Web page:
Marja-Leena and Jean, you both make such good points, and I thank you for being empathetic.

Nancy, hearing how you still agonize about and follow American policy is really helpful and, frankly, comforting, to me. I think I worry about becoming complacent, and I don't want to: I want to remain politically engaged in the real issues of our time. Thanks too for encouraging me to keep writing about politics, since it is really a major interest of mine and I just avoid it because of the snarkiness and meanness - as well as the repetitiveness - of so much political debate on the internet, as well as wanting to make a space here that talks about the fullness and beauty of life too.

I'm glad you wrote about it too, and hope you didn't get any snarkiness on account of it.

I suppose there are some parallels for us coming here from the UK; I think perhaps being somewhere with a different language will always make more of a gulf, even when one becomes reasonably competent in it. I still identify with Britain, though I can often feel glad to be out of it and paying our taxes here, and we go back very little. I suppose this can lead to complacency, having the best, (or indeed the worst), of both worlds - there are certainly many things about France I wouldn't want to be associated with. I think it's easier to live in a rather disconnected bubble in a country which will never really be one's own, for us anyway. There's also a danger that we become too negative about the country we came from, because almost all we hear about it is the reported news, which gives a distorted view...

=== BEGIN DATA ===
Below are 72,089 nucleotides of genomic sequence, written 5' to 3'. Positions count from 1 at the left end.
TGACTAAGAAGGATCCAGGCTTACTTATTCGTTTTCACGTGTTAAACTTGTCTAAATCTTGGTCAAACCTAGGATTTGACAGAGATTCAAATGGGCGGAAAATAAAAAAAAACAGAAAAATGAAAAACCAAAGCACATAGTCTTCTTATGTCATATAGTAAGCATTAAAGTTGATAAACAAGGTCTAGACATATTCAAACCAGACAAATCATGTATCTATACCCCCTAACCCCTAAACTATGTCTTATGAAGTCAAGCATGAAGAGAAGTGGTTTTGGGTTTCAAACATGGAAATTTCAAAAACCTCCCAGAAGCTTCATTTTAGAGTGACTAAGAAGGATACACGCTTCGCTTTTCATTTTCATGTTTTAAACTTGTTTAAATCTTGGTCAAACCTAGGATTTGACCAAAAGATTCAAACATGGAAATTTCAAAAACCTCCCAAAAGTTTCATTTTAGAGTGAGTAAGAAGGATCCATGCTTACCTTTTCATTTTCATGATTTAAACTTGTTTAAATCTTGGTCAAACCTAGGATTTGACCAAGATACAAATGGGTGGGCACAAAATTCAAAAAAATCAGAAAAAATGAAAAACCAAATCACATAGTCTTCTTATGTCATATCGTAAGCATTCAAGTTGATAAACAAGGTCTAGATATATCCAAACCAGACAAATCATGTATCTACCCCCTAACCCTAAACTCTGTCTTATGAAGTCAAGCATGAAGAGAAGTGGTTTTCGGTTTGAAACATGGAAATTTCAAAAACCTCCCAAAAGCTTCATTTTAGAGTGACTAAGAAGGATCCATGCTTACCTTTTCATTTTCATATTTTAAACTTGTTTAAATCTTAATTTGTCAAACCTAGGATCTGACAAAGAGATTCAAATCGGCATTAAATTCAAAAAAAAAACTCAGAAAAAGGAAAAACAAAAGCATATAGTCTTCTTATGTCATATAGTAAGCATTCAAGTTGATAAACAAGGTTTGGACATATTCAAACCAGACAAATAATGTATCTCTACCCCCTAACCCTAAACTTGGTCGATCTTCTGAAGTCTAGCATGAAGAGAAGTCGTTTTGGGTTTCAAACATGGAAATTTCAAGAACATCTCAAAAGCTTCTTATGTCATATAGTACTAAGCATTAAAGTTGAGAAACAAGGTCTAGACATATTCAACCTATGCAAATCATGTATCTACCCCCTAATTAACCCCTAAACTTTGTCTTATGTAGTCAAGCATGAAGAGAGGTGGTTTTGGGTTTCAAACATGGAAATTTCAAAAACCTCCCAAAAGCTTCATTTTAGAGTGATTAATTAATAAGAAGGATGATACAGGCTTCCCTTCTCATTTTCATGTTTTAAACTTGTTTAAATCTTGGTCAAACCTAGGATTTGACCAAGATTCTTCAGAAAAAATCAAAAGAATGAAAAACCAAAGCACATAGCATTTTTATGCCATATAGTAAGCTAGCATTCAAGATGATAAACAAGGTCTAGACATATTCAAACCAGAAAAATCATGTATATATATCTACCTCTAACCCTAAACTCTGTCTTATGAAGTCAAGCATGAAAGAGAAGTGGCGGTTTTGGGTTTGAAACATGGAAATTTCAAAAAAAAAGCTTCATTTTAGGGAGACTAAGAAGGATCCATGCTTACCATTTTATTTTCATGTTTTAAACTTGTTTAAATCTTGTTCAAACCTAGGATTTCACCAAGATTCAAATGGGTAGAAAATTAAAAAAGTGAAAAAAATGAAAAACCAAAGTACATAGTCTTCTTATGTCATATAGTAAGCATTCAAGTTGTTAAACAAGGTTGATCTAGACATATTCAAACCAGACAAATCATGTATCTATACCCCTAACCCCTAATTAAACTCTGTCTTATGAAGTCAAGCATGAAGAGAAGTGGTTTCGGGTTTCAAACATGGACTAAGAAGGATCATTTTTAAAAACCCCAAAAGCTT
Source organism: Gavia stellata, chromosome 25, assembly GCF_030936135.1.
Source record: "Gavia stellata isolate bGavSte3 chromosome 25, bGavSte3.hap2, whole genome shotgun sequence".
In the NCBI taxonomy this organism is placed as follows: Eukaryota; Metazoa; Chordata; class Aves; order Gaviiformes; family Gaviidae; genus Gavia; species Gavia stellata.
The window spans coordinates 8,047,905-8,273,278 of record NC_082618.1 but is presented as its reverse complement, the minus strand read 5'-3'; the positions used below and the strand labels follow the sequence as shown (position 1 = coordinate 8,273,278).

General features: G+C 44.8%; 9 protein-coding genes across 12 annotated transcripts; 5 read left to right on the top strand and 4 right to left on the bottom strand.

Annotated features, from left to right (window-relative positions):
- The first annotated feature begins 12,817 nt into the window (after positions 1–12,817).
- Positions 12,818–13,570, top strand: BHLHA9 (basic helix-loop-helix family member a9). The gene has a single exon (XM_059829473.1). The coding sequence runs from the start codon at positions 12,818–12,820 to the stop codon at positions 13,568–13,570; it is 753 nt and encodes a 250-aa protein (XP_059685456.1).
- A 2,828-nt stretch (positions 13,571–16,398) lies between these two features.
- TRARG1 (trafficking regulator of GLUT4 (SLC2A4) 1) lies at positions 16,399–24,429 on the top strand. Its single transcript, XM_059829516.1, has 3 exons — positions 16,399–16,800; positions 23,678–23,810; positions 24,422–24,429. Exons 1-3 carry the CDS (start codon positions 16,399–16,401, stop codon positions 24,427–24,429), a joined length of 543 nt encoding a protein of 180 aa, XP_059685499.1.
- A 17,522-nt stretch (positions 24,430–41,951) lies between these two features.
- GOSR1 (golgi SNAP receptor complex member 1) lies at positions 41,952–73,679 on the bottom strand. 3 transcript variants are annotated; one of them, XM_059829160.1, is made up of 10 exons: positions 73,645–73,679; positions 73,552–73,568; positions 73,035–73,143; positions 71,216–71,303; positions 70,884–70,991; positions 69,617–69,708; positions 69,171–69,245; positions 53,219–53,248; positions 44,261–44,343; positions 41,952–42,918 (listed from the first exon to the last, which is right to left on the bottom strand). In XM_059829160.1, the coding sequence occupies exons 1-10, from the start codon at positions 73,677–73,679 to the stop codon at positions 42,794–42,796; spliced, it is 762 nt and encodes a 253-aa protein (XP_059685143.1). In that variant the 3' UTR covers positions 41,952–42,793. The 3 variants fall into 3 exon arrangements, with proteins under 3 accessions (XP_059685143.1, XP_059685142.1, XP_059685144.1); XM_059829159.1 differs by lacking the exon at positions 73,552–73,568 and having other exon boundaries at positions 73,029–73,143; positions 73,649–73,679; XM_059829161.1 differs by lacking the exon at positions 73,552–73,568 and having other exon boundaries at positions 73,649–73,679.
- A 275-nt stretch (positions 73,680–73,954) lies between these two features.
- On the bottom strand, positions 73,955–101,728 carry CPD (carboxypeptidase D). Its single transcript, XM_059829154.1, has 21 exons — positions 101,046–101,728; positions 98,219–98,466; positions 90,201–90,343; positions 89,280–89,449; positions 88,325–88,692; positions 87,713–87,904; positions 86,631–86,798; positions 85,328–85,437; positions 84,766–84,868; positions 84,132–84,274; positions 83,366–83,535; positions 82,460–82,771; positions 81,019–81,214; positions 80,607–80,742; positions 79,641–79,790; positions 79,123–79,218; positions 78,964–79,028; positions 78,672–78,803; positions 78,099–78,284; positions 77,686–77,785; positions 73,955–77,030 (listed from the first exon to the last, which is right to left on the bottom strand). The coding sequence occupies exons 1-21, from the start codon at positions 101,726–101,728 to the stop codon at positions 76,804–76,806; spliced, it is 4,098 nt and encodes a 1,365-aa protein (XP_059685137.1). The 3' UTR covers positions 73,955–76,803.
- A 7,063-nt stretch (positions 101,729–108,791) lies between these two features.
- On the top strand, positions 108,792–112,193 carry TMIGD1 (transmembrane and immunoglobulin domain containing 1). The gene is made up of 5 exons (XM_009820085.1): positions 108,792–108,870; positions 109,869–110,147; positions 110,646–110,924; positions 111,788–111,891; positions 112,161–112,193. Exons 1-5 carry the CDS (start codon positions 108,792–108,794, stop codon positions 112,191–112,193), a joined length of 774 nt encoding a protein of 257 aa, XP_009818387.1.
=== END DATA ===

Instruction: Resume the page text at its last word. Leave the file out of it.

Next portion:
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Who was Cassandra?

  • In the Iliad, she is described as the loveliest of the daughters of Priam (King of Troy), and gifted with prophecy. The god Apollo loved her, but she spurned him. As a punishment, he decreed that no one would ever believe her. So when she told her fellow Trojans that the Greeks were hiding inside the wooden horse...well, you know what happened.